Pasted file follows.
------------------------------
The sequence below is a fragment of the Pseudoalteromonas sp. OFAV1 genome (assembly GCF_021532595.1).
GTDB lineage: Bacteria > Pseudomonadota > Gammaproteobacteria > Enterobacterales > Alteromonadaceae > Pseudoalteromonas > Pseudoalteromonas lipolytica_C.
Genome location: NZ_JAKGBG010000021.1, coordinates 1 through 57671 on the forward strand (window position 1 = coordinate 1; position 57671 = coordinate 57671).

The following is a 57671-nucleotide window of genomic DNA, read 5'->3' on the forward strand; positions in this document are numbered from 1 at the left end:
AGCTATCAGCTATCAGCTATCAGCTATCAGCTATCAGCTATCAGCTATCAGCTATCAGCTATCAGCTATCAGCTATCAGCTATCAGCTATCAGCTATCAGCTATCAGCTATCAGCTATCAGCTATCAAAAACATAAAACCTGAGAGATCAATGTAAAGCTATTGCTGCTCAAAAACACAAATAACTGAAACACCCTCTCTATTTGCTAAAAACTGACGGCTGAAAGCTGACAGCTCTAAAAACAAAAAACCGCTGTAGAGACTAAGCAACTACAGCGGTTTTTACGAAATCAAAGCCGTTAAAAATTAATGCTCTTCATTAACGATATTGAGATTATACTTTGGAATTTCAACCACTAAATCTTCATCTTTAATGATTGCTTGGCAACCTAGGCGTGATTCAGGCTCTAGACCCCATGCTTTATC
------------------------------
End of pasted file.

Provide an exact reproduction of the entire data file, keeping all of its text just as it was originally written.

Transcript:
The sequence below is a fragment of the Pseudoalteromonas sp. OFAV1 genome (assembly GCF_021532595.1).
GTDB lineage: Bacteria > Pseudomonadota > Gammaproteobacteria > Enterobacterales > Alteromonadaceae > Pseudoalteromonas > Pseudoalteromonas lipolytica_C.
Genome location: NZ_JAKGBG010000021.1, coordinates 1 through 57671 on the forward strand (window position 1 = coordinate 1; position 57671 = coordinate 57671).

The following is a 57671-nucleotide window of genomic DNA, read 5'->3' on the forward strand; positions in this document are numbered from 1 at the left end:
AGCTATCAGCTATCAGCTATCAGCTATCAGCTATCAGCTATCAGCTATCAGCTATCAGCTATCAGCTATCAGCTATCAGCTATCAGCTATCAGCTATCAGCTATCAGCTATCAGCTATCAGCTATCAAAAACATAAAACCTGAGAGATCAATGTAAAGCTATTGCTGCTCAAAAACACAAATAACTGAAACACCCTCTCTATTTGCTAAAAACTGACGGCTGAAAGCTGACAGCTCTAAAAACAAAAAACCGCTGTAGAGACTAAGCAACTACAGCGGTTTTTACGAAATCAAAGCCGTTAAAAATTAATGCTCTTCATTAACGATATTGAGATTATACTTTGGAATTTCAACCACTAAATCTTCATCTTTAATGATTGCTTGGCAACCTAGGCGTGATTCAGGCTCTAGACCCCATGCTTTATC